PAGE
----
What I'm looking forward to in July: The Peachtree Road Race and Troop Trot 39k (i.e. the longest trail race I've ever run and I'm kind of nervous about it and oh, what if there are snakes on the course!).  Should be a fun month.

How was your June?  Anything fun coming up in July?

Tuesday, July 1, 2014

Estes Park Half Marathon Recap

Estes Park Half Marathon, Estes Park, Colorado
Field: ~1000 in all races (Full, Half, 10k, 5k, marathon relay)
Spectators: Minimal, but they were very enthusiastic. The course wasn't closed, so some people drove around the course to cheer on their runners. I pretended they were my fans.  The Jayhawk ran off to the National Park for a quick visit while I was running.
Start/Finish: Start and finish at the High School.
Course: Loop course through the town of Estes Park with beautiful views of the mountains, lake, and animals.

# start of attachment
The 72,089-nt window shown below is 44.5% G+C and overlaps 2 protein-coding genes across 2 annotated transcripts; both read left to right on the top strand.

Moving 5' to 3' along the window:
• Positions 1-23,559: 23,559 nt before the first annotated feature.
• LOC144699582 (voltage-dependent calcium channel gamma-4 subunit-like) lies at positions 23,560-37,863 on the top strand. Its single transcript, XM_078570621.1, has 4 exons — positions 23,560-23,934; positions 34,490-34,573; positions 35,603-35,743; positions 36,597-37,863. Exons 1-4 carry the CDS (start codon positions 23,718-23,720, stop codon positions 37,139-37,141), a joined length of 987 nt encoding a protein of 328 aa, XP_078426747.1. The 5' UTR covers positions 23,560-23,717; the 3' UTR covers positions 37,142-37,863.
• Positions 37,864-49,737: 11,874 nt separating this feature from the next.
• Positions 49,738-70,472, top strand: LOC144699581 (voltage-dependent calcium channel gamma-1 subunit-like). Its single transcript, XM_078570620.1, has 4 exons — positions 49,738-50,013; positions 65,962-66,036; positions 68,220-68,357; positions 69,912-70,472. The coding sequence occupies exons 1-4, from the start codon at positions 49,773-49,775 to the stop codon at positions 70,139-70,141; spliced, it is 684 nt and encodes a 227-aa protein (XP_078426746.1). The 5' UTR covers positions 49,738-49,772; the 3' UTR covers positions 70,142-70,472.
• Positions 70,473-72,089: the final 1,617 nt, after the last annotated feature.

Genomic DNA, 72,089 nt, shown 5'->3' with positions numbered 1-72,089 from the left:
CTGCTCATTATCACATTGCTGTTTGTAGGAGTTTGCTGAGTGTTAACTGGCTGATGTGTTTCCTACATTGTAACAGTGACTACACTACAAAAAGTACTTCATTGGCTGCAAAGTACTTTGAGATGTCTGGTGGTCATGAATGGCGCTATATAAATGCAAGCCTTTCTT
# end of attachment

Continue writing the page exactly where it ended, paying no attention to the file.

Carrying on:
Schwag: Tech Shirt and finish line party.  I didn't stay for the party because I needed to get to work on time.
Other: The town of Estes Park is at 7500+ feet above sea-level. The scenery is stunning, but the air is thin.
All smiles at the start because look where I get to run!
As soon as I found out I was heading to Colorado for work, I began checking to see if there was a race I could fit into my schedule. As luck would have it, the Estes Park Marathon was scheduled for that weekend and was only about an hour from where I was staying. As an added bonus, the race started at 6:20AM and allowed race day bib pickup, so I easily could make it back in time for the rest of my work day.